The statement is a prediction of what would happen were interest rates to rise to a certain level. The important point not about a 4.5% rate but that under certain conditions bonds and stocks can go down together. This means that under certain conditions, bonds and stocks may not provide diversification. The 3-fund portfolio would suffer under these circumstances. It seems to me therefore that cash is a valid portfolio component, separate from bonds and stocks, precisely for this purpose.

The common response to this is that in general cash loses value over time relative to stocks and bonds. But the same can be said of bonds relative to stocks. The reason for bonds in addition to stocks is to be able to rebalance when stocks are down and bonds are up. In the GS scenario of falling stacks and bonds, cash serves exactly the purpose of an on-hand asset highly suitable for asset rebalancing (buying stocks and bonds whose prices have sunk).

My opinion, I'd be interested in others.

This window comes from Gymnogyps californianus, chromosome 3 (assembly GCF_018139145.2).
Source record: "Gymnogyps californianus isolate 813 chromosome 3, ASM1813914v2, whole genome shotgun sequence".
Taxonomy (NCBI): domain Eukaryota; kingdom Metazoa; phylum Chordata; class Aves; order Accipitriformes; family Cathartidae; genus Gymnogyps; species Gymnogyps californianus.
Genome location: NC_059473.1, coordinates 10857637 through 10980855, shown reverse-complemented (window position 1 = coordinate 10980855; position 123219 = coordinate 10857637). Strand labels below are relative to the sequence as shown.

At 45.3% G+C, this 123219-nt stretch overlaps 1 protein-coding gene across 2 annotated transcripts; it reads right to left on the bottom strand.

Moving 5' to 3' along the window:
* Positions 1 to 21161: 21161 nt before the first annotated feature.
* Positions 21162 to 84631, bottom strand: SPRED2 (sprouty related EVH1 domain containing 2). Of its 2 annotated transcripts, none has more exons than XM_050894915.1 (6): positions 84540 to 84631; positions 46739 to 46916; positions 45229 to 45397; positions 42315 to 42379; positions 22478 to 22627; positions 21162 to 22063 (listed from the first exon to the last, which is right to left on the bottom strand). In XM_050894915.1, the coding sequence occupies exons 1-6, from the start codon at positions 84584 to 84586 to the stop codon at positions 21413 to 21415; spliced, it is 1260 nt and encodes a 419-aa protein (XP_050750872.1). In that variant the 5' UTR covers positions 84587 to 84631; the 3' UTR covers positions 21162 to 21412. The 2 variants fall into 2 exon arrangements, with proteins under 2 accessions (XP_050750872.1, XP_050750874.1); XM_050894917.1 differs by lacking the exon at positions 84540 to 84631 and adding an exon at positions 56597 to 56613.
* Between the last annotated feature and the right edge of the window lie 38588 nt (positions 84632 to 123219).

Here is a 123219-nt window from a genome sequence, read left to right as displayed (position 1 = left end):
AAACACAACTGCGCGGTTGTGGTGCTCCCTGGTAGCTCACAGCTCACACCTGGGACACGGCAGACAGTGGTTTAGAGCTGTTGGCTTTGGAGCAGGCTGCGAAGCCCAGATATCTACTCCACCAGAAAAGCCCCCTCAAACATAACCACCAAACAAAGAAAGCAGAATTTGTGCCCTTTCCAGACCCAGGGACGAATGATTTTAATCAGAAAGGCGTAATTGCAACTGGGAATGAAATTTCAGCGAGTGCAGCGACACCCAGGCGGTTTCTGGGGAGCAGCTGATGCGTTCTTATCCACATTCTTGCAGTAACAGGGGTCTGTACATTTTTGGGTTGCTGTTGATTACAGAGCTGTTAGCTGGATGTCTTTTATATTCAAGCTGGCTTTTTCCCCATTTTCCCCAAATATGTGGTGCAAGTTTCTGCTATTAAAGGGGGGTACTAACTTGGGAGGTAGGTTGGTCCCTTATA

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BuyAndHoldOn
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Re: Goldman Sachs says...

Post by BuyAndHoldOn » Sun Feb 25, 2018 9:20 pm

Beehave wrote:
Sun Feb 25, 2018 8:33 pm
The statement is a prediction of what would happen were interest rates to rise to a certain level. The important point not about a 4.5% rate but that under certain conditions bonds and stocks can go down together. This means that under certain conditions, bonds and stocks may not provide diversification. The 3-fund portfolio would suffer under these circumstances. It seems to me therefore that cash is a valid portfolio component, separate from bonds and stocks, precisely for this purpose.